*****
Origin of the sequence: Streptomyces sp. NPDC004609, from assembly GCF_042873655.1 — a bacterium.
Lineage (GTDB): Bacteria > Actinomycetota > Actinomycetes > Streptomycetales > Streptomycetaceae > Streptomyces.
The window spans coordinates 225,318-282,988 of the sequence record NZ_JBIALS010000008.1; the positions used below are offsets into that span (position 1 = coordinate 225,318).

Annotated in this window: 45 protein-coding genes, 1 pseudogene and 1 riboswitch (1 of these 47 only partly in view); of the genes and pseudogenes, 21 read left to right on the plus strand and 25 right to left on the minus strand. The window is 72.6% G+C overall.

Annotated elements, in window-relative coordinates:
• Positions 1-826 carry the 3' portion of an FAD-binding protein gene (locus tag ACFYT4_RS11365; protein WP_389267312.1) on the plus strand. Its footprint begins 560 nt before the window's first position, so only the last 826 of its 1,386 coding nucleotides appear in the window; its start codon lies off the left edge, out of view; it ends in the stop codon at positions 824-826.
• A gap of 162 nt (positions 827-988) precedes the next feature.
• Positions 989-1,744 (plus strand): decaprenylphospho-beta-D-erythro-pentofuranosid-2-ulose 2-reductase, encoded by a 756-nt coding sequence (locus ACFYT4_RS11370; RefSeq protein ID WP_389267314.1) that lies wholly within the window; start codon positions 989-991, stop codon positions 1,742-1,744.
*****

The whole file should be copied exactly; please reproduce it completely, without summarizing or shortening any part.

Origin of the sequence: Streptomyces sp. NPDC004609, from assembly GCF_042873655.1 — a bacterium.
Lineage (GTDB): Bacteria > Actinomycetota > Actinomycetes > Streptomycetales > Streptomycetaceae > Streptomyces.
The window spans coordinates 225,318-282,988 of the sequence record NZ_JBIALS010000008.1; the positions used below are offsets into that span (position 1 = coordinate 225,318).

Annotated in this window: 45 protein-coding genes, 1 pseudogene and 1 riboswitch (1 of these 47 only partly in view); of the genes and pseudogenes, 21 read left to right on the plus strand and 25 right to left on the minus strand. The window is 72.6% G+C overall.

Annotated elements, in window-relative coordinates:
• Positions 1-826 carry the 3' portion of an FAD-binding protein gene (locus tag ACFYT4_RS11365; protein WP_389267312.1) on the plus strand. Its footprint begins 560 nt before the window's first position, so only the last 826 of its 1,386 coding nucleotides appear in the window; its start codon lies off the left edge, out of view; it ends in the stop codon at positions 824-826.
• A gap of 162 nt (positions 827-988) precedes the next feature.
• Positions 989-1,744 (plus strand): decaprenylphospho-beta-D-erythro-pentofuranosid-2-ulose 2-reductase, encoded by a 756-nt coding sequence (locus ACFYT4_RS11370; RefSeq protein ID WP_389267314.1) that lies wholly within the window; start codon positions 989-991, stop codon positions 1,742-1,744.